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MANILA, Philippines – Suspending the newly-implemented tax reform law will do “more harm than good,” Budget Secretary Benjamin Diokno said on Wednesday, May 9.
In a media briefing, the budget chief said suspending the Tax Reform for Acceleration and Inclusion (TRAIN) law is “out of the question” and would only “create chaos”. (READ: EXPLAINER: How the tax reform law affects Filipino consumers)
“Suspending the law is out of the question. It has to be implemented. We admit that there might be transitory increase in prices [as] a result of train law,” Diokno said on Wednesday.
“It will create a lot of chaos because BIR (Bureau of Internal Revenue) is already geared in collecting these taxes so it will upset the revenue projection,” he added.
Inflation reached a 5-year high at 4.5% in April 2018 – 1.1 points higher than the January 2018 figures when the tax reform law was passed. The government’s inflation target range for 2018 is between 2% and 4%.
Diokno pointed out that an increase in prices is a temporary effect of the law. Prices should normalize towards the second half of the year or in 2018.
“To us, our concern is to create more jobs – more quality jobs – and of course, minimize inflation. This increase in prices is transitory, we dont expect this to linger. We expect this to normalize during the second half of the year or in 2019,” he said.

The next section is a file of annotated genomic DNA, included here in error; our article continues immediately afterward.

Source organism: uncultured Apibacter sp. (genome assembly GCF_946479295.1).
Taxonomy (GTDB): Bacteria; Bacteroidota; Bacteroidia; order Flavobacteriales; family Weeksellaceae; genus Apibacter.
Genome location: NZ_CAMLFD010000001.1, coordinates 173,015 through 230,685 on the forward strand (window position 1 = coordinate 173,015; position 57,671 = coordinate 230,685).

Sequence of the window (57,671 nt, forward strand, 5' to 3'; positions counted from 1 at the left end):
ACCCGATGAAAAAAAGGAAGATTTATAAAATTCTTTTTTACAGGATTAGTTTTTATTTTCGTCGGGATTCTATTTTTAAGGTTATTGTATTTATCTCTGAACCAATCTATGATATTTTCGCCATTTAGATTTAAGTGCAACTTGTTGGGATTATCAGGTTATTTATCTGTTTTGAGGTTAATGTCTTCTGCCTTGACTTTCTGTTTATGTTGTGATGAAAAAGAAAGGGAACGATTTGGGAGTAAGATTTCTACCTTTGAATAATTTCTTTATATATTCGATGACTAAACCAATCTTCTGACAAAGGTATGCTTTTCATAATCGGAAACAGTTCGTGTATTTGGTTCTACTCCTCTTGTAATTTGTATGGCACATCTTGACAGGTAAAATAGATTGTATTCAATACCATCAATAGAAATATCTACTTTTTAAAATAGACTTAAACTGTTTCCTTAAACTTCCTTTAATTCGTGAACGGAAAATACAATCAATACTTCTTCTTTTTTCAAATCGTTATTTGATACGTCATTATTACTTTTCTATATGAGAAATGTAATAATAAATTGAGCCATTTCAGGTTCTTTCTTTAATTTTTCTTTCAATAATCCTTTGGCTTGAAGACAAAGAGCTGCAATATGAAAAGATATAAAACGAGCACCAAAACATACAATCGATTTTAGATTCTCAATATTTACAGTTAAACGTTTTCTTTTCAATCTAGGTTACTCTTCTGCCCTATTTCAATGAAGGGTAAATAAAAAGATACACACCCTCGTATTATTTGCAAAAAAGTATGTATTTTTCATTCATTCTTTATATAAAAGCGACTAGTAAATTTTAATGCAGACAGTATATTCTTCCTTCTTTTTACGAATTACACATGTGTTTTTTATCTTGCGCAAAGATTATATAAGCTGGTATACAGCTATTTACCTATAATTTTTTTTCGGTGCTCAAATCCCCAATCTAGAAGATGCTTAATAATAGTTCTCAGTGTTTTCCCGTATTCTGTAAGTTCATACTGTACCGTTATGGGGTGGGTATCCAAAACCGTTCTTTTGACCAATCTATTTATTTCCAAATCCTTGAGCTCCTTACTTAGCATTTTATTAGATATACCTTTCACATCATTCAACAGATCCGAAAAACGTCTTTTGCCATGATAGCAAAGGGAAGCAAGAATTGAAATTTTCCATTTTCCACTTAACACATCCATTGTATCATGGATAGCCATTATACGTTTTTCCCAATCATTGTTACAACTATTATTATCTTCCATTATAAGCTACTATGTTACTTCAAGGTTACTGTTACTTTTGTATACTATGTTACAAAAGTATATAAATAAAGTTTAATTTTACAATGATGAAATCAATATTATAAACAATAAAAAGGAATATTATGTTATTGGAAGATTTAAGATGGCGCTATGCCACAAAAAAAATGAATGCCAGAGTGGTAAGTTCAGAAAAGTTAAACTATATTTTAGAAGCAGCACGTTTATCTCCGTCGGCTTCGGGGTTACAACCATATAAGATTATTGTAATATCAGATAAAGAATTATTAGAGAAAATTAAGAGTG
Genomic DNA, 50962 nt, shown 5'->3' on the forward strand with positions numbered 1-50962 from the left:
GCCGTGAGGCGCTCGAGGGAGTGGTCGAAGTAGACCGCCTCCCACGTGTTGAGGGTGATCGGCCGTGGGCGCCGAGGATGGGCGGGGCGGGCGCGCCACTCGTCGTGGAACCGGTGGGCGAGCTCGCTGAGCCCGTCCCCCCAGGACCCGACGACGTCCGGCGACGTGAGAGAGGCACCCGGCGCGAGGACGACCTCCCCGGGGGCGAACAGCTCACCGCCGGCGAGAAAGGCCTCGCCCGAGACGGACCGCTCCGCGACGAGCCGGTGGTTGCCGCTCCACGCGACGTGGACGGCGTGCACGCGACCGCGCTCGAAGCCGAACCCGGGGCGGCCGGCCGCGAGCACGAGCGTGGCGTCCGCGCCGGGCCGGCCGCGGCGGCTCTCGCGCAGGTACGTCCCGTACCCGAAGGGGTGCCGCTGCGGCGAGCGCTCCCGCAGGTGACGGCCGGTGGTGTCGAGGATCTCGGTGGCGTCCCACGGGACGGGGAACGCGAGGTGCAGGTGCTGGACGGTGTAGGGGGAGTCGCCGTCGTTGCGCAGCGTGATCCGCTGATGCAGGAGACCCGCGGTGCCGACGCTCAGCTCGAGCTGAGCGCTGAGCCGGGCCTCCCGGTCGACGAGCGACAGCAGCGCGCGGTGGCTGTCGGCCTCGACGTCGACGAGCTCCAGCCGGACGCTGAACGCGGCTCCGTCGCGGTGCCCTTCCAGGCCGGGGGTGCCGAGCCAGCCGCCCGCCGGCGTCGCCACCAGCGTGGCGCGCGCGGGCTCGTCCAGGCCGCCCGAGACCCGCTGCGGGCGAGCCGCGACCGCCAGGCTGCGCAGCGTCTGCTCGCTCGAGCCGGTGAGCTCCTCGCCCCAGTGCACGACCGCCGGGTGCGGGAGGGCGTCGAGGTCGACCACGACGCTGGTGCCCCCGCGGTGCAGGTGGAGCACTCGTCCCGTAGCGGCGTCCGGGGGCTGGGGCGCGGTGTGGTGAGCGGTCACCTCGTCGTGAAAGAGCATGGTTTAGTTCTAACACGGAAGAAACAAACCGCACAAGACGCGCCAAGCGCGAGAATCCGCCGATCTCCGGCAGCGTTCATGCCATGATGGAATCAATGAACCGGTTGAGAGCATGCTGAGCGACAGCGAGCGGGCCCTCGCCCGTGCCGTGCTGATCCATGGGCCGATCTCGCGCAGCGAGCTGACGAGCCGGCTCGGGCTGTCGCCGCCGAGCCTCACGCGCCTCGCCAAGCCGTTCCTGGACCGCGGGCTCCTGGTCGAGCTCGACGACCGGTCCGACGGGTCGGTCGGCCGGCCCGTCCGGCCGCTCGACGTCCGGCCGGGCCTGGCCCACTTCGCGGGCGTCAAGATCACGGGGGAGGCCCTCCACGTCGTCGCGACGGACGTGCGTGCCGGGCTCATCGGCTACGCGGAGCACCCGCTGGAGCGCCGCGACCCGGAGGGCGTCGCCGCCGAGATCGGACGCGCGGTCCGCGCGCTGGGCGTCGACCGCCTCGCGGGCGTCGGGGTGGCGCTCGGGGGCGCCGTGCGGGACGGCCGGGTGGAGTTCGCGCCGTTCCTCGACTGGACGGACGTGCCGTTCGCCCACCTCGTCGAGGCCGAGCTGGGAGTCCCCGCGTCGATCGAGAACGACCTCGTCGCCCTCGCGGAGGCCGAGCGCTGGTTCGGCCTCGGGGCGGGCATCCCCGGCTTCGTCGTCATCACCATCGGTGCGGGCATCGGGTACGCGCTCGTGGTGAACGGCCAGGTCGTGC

The budget chief also said that assistance to poor families is part of the mitigating measures in the law, disbursing P200 per month to 10 million poor households.
“We have provided mitigating measures within the law itself that will help those who will be affected by the transitory increase of prices from this year. In fact, it will increase next year,” he added.
In 2019 and 2020, the subsidy will be increased from P200 to P300, with an allotment of P38.5 billion in the national budget in the coming years.
The recently implemented TRAIN law will increase taxpayers take-home pay for most employees but it would also lead to more expensive cars, fuel, tobacco, and sugar-sweetened beverages. This, in turn, is expected to lead to higher transportation fares, prices of basic commodities, and power rates. (READ: [OPINION] Train law: What does it change?)
According to the budget department, the government’s revenue loss due to the new tax reform law is estimated at P894.2 billion from 2018 to 2022.– Rappler.com